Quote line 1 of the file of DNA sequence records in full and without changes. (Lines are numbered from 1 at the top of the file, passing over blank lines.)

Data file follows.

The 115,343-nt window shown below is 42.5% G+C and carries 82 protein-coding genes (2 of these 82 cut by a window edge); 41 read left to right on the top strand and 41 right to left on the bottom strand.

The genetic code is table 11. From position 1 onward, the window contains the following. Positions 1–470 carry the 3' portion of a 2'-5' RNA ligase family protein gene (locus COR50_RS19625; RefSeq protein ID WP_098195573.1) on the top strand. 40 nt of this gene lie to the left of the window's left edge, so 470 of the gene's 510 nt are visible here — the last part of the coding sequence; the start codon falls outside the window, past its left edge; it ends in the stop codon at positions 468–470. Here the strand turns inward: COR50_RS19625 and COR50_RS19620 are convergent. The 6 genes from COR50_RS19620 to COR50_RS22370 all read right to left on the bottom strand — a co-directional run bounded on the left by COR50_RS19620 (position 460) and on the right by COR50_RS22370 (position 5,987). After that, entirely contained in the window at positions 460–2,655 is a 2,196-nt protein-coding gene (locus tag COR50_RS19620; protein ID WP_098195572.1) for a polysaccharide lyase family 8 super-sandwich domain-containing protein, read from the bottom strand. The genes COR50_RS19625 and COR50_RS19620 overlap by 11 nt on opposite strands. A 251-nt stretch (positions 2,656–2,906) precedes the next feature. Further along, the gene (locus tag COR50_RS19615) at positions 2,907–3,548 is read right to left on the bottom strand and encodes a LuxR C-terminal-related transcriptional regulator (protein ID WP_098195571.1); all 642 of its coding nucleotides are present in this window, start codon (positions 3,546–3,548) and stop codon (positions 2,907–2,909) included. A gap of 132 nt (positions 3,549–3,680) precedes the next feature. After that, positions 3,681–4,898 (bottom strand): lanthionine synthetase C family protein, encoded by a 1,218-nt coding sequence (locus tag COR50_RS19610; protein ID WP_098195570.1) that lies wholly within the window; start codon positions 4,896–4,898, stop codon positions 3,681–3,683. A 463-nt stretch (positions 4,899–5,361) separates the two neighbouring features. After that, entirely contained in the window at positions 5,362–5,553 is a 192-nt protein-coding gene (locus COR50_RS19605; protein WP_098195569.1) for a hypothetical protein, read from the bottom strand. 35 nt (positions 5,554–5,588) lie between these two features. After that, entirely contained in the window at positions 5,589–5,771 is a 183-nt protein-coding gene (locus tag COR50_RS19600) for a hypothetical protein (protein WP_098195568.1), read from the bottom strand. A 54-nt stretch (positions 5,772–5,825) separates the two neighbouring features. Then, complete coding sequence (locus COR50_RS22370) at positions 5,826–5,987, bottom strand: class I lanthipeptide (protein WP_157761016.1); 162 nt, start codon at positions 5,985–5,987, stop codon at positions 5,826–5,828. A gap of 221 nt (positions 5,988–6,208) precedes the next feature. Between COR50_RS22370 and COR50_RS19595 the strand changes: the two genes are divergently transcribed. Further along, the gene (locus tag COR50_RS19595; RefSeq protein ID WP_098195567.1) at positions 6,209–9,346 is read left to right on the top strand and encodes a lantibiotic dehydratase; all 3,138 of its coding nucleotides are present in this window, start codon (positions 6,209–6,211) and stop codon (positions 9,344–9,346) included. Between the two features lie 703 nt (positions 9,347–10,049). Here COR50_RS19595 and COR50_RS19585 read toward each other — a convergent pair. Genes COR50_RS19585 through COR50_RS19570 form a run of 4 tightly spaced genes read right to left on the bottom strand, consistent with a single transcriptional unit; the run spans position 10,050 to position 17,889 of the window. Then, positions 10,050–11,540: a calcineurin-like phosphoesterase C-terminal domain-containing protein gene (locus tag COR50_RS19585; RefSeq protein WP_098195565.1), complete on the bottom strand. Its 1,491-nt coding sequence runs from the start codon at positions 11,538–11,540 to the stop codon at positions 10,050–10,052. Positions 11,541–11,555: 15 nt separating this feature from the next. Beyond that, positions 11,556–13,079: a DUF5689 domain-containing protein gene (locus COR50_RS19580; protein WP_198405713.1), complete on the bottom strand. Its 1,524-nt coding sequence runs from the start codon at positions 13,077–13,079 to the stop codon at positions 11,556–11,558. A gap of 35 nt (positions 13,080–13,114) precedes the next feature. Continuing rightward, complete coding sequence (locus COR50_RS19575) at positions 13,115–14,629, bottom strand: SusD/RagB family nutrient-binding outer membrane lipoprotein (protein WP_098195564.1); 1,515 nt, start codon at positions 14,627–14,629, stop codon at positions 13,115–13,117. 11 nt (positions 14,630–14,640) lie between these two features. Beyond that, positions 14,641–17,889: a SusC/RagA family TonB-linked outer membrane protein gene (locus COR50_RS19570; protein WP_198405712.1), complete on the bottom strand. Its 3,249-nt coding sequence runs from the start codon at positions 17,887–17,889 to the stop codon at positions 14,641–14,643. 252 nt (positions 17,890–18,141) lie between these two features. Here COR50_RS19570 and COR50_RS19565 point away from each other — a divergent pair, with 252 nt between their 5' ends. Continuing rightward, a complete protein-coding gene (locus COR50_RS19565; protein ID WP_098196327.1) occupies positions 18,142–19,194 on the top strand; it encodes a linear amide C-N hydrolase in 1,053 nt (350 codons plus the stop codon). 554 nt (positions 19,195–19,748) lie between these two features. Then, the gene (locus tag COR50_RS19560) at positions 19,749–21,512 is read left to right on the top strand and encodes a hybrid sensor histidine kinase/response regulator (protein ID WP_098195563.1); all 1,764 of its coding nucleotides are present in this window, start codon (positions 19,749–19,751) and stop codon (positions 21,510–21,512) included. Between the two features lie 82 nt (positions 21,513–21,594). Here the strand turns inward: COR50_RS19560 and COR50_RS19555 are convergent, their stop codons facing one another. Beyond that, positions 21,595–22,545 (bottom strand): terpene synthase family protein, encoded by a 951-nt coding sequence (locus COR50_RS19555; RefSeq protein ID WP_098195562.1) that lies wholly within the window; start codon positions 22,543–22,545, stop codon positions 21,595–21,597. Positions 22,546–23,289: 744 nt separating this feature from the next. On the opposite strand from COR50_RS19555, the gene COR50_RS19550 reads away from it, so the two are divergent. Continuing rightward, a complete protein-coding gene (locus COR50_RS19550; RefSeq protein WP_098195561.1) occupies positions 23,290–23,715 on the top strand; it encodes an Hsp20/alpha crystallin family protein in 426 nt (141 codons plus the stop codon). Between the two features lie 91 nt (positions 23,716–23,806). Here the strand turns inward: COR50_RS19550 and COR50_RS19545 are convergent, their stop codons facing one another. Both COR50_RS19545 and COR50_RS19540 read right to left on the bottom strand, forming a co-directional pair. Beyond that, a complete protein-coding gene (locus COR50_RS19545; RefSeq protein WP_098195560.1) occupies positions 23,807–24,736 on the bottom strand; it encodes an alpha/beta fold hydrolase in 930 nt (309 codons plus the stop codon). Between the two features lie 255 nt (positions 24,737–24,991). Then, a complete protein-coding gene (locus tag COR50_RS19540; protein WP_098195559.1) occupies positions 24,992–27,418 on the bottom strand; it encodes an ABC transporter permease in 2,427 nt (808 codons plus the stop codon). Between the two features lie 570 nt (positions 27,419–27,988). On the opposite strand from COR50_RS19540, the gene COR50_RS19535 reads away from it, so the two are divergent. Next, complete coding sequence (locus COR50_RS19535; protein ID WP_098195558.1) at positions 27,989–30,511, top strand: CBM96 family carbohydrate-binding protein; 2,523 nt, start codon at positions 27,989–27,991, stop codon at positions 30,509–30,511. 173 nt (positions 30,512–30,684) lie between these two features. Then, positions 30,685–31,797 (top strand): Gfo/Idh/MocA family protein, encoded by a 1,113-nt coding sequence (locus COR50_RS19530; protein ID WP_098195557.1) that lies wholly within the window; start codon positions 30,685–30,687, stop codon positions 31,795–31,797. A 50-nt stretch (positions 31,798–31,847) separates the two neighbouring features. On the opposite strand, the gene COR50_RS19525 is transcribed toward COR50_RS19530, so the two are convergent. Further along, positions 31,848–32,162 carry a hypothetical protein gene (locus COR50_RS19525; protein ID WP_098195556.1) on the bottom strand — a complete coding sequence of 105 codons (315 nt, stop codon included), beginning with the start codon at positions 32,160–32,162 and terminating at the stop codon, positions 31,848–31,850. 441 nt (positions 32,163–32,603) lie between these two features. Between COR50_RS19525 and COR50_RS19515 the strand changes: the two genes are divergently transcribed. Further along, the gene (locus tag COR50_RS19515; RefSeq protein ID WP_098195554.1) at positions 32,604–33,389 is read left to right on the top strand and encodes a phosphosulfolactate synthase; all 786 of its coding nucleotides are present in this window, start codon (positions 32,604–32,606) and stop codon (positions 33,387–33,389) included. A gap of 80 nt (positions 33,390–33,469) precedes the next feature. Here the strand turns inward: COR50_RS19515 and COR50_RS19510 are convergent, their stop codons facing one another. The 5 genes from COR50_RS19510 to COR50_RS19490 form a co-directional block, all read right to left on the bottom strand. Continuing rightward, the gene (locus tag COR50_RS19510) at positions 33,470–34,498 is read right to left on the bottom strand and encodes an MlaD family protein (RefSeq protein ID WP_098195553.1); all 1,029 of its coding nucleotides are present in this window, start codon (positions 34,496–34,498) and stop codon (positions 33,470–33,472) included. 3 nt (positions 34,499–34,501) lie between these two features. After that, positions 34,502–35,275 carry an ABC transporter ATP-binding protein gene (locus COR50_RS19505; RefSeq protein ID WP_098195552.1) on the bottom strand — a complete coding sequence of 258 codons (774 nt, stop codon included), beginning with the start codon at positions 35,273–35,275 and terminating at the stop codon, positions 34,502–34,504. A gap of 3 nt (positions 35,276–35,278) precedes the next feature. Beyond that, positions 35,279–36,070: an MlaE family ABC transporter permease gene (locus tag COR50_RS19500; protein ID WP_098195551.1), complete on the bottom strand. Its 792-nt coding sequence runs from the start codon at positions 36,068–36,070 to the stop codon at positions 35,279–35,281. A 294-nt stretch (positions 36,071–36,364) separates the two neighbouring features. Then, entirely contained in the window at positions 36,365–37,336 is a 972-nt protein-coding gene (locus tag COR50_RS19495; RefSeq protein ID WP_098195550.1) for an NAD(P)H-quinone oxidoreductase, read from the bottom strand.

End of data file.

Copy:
The 115,343-nt window shown below is 42.5% G+C and carries 82 protein-coding genes (2 of these 82 cut by a window edge); 41 read left to right on the top strand and 41 right to left on the bottom strand.